TV: What was it about dinosaurs?

RN: [laughs] I wish I had a better answer for that. When I started the comic I had no art [computer] programs at all, except for this very old program called Warbird that had all this clip art of WWII planes, and also some dinosaur clip art. It had dinosaur parts like a dinosaur lower jaw, a T-Rex upper jaw, arms, legs, bodies…and the dinosaurs had facial expressions, so I went with them. Yeah, I always feel bad because people are like, “Wow, so you don’t draw it, and you use clip art.” But it shows that you don’t need to draw to do a comic!

TV: Were you inspired by other comics that use repeated imagery, such as David Lynch’s Angriest Dog in the World?

RN: No, I didn’t know about any of that, I thought I was being super original. [laughs] But then a year in, I found the comic, and it was funny because I’d seen only one Angriest Dog In The World comic before—and they’re all kind of the same structure, right? There’s a very angry dog and there’s a one liner in the last panel…I actually worked it into the comic when I discovered it. There’s an early comic where T-Rex adopted the Angriest Dog in the World as his pet, so I sort of capture all of his continuity and folded it all in to my own comic, without even talking to David Lynch. I just assumed it was fine.

TV: Had you done humour projects before Dinosaur Comics?

RN: In university, in undergraduate, I used to have this website where I just posted robot erotica. [laughs] I found [a picture] of these guys in robot suits holding hands, [and] I made this page saying, “This is robot porn. Here, you can come look at it and it’s very erotic.” I was making it up thinking that there wasn’t, there could be no such thing as a robot fetish,which shows how naïve I was at the time. I remember the day I [found] there was an actual robot fetish.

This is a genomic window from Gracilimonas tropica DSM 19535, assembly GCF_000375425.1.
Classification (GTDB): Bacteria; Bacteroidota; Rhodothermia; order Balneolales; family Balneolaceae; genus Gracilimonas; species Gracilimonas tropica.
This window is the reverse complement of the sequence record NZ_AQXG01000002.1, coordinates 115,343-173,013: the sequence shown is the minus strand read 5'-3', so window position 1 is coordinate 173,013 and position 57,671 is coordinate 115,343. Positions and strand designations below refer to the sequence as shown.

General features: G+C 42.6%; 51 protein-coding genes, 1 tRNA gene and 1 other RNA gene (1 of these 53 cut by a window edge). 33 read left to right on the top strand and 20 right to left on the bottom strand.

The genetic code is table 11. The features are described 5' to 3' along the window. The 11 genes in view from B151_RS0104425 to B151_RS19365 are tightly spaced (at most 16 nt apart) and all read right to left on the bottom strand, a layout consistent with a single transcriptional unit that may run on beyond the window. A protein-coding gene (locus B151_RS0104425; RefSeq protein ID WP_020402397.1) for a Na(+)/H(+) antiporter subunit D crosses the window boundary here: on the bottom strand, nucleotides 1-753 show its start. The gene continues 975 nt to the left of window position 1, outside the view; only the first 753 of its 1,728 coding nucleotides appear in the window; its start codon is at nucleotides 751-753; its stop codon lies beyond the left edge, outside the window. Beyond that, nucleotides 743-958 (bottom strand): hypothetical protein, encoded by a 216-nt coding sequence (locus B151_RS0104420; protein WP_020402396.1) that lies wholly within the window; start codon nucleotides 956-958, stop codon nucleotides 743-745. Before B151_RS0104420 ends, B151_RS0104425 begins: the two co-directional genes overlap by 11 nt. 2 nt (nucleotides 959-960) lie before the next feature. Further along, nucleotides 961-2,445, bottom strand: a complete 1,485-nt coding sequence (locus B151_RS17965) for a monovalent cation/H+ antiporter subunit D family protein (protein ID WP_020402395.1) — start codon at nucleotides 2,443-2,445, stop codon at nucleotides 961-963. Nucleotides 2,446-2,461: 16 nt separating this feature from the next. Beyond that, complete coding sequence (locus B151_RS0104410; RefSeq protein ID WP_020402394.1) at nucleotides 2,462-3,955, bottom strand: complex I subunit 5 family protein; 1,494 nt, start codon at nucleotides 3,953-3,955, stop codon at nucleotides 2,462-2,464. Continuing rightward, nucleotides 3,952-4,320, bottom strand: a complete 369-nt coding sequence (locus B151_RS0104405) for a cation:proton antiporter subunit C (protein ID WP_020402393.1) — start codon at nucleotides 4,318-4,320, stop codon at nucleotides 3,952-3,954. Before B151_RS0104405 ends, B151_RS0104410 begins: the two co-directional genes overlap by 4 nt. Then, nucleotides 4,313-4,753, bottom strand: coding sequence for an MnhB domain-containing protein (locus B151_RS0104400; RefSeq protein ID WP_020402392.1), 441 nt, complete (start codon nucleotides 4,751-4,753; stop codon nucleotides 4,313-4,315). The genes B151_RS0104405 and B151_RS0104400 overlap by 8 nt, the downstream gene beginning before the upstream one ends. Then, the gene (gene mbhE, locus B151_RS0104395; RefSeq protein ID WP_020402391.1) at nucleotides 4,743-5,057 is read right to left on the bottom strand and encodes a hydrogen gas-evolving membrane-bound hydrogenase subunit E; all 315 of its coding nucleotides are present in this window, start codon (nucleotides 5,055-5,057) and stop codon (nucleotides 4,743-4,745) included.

Arts & Science council election thrown out

The spring election results for the Faculty of Arts & Science Council have been thrown out following objections from a candidate. Fanxum Peter Zeng, an international student from Beijing, pointed out that nominations for the elections had been opened for only six business days between April 12 and 20—less than the 10 required by election procedures.

Colum Grove-White, out-going president of ASSU, said that Zeng made the complaint after being disqualified from the election for an unrelated matter. Zeng claims that he spoke to some students who were unaware of the election, so he requested the CRO and Faculty Registrar Glenn Loney “give other students the opportunity to run for the election […] in the interest of fairness.” When Loney denied his request, he took it to the office of the dean, following which the Executive/Agenda Committee decided to set the entire election aside.

“Because it’s quite clear in the constitution that there needs to be ten business days for nominations, we threw out the election results,” said Grove-White